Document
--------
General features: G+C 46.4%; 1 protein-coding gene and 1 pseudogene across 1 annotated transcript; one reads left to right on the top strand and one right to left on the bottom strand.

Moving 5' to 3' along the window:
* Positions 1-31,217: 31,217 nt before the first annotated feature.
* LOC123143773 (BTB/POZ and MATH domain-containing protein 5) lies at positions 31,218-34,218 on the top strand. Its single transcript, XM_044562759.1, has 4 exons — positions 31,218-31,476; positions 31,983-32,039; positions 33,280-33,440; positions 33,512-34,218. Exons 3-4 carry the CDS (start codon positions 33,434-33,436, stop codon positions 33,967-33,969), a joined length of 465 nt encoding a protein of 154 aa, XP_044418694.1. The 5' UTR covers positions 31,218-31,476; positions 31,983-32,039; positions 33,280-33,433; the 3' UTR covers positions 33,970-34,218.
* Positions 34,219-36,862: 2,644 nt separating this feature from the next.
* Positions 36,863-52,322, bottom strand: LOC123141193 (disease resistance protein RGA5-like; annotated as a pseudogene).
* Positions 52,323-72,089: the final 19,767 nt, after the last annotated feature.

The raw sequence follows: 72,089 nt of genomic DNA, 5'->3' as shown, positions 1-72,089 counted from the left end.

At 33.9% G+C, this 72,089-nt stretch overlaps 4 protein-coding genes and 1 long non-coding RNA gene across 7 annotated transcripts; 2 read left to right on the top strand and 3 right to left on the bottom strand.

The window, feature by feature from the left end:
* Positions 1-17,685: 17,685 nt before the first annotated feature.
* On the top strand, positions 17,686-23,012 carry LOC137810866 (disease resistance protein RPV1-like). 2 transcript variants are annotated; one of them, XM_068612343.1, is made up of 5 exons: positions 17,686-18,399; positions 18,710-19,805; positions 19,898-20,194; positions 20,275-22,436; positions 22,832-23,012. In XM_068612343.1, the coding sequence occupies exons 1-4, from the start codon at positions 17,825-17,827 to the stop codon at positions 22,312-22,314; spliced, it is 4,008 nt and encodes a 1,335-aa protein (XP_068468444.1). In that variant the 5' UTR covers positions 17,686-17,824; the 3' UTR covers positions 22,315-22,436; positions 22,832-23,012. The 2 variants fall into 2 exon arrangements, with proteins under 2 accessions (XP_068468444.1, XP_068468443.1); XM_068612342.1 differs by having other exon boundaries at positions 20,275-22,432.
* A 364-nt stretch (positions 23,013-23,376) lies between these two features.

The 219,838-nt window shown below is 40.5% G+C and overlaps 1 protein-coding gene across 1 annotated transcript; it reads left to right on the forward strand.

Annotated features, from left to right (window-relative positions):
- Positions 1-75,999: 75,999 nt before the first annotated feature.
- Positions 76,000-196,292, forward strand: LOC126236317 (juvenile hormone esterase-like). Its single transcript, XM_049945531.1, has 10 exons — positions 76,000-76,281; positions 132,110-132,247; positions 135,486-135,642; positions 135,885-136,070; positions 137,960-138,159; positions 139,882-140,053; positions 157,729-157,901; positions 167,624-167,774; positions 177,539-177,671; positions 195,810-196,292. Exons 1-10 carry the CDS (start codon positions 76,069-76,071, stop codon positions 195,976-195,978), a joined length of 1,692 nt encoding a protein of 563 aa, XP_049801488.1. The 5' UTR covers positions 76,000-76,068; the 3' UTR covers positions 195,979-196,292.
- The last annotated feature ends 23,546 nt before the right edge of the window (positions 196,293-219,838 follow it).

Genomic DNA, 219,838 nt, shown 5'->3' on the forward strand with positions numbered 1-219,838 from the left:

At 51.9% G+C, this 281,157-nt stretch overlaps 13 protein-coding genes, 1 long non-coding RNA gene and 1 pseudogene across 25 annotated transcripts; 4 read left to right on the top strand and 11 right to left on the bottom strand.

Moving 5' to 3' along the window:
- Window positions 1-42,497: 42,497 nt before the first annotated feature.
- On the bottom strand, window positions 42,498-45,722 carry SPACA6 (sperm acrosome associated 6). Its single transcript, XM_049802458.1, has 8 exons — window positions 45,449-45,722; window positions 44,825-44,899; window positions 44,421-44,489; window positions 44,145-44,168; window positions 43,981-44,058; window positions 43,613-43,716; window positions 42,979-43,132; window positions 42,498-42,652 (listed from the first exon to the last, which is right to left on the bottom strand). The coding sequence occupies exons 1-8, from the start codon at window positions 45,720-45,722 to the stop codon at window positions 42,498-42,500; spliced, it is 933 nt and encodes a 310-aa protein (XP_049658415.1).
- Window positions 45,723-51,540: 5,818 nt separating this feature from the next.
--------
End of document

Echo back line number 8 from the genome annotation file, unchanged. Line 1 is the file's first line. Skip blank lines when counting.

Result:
The raw sequence follows: 72,089 nt of genomic DNA, 5'->3' as shown, positions 1-72,089 counted from the left end.